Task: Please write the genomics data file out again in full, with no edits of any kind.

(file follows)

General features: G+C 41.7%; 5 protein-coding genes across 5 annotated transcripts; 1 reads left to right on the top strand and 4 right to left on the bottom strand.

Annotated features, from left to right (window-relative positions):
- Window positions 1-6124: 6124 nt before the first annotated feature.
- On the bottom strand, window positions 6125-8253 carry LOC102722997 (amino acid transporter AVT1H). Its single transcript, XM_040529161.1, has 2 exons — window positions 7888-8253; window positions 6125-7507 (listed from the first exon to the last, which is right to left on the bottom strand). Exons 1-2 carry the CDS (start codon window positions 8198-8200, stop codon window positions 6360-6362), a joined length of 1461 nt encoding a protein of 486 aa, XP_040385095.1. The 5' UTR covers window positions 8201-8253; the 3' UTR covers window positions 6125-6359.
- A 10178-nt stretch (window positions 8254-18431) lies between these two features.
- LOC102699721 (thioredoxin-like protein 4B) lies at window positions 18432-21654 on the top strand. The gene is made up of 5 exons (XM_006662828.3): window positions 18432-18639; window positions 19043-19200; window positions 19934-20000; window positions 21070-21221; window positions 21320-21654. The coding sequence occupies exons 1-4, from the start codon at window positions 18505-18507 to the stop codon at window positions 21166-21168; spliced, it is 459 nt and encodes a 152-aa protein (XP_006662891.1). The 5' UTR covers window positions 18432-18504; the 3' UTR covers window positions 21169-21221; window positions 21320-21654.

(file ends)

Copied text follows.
General features: G+C 41.7%; 5 protein-coding genes across 5 annotated transcripts; 1 reads left to right on the top strand and 4 right to left on the bottom strand.

Annotated features, from left to right (window-relative positions):
- Window positions 1-6124: 6124 nt before the first annotated feature.
- On the bottom strand, window positions 6125-8253 carry LOC102722997 (amino acid transporter AVT1H). Its single transcript, XM_040529161.1, has 2 exons — window positions 7888-8253; window positions 6125-7507 (listed from the first exon to the last, which is right to left on the bottom strand). Exons 1-2 carry the CDS (start codon window positions 8198-8200, stop codon window positions 6360-6362), a joined length of 1461 nt encoding a protein of 486 aa, XP_040385095.1. The 5' UTR covers window positions 8201-8253; the 3' UTR covers window positions 6125-6359.
- A 10178-nt stretch (window positions 8254-18431) lies between these two features.
- LOC102699721 (thioredoxin-like protein 4B) lies at window positions 18432-21654 on the top strand. The gene is made up of 5 exons (XM_006662828.3): window positions 18432-18639; window positions 19043-19200; window positions 19934-20000; window positions 21070-21221; window positions 21320-21654. The coding sequence occupies exons 1-4, from the start codon at window positions 18505-18507 to the stop codon at window positions 21166-21168; spliced, it is 459 nt and encodes a 152-aa protein (XP_006662891.1). The 5' UTR covers window positions 18432-18504; the 3' UTR covers window positions 21169-21221; window positions 21320-21654.